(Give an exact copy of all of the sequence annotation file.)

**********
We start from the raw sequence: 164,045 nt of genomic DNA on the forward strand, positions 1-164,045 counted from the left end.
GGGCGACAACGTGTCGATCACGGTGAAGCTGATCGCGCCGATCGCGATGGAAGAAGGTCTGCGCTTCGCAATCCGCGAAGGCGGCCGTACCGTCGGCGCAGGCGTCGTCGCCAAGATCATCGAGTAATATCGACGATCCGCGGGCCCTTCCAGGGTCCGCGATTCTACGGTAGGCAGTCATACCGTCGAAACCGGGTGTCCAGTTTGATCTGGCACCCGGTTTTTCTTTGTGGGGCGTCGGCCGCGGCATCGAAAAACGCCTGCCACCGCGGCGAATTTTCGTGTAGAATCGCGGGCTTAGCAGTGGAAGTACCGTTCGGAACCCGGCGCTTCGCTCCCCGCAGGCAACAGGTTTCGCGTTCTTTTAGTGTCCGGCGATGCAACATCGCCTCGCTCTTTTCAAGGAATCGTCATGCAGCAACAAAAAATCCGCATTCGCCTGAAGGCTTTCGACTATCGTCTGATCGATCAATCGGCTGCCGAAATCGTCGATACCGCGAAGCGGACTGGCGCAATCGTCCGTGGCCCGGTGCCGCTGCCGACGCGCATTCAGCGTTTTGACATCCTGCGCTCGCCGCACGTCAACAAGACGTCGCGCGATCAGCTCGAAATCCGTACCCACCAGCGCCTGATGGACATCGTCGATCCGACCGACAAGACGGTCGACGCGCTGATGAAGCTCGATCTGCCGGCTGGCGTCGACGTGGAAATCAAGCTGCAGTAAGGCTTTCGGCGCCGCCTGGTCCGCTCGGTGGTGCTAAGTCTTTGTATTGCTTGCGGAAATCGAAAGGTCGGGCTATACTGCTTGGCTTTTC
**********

We start from the raw sequence: 164,045 nt of genomic DNA on the forward strand, positions 1-164,045 counted from the left end.
GGGCGACAACGTGTCGATCACGGTGAAGCTGATCGCGCCGATCGCGATGGAAGAAGGTCTGCGCTTCGCAATCCGCGAAGGCGGCCGTACCGTCGGCGCAGGCGTCGTCGCCAAGATCATCGAGTAATATCGACGATCCGCGGGCCCTTCCAGGGTCCGCGATTCTACGGTAGGCAGTCATACCGTCGAAACCGGGTGTCCAGTTTGATCTGGCACCCGGTTTTTCTTTGTGGGGCGTCGGCCGCGGCATCGAAAAACGCCTGCCACCGCGGCGAATTTTCGTGTAGAATCGCGGGCTTAGCAGTGGAAGTACCGTTCGGAACCCGGCGCTTCGCTCCCCGCAGGCAACAGGTTTCGCGTTCTTTTAGTGTCCGGCGATGCAACATCGCCTCGCTCTTTTCAAGGAATCGTCATGCAGCAACAAAAAATCCGCATTCGCCTGAAGGCTTTCGACTATCGTCTGATCGATCAATCGGCTGCCGAAATCGTCGATACCGCGAAGCGGACTGGCGCAATCGTCCGTGGCCCGGTGCCGCTGCCGACGCGCATTCAGCGTTTTGACATCCTGCGCTCGCCGCACGTCAACAAGACGTCGCGCGATCAGCTCGAAATCCGTACCCACCAGCGCCTGATGGACATCGTCGATCCGACCGACAAGACGGTCGACGCGCTGATGAAGCTCGATCTGCCGGCTGGCGTCGACGTGGAAATCAAGCTGCAGTAAGGCTTTCGGCGCCGCCTGGTCCGCTCGGTGGTGCTAAGTCTTTGTATTGCTTGCGGAAATCGAAAGGTCGGGCTATACTGCTTGGCTTTTC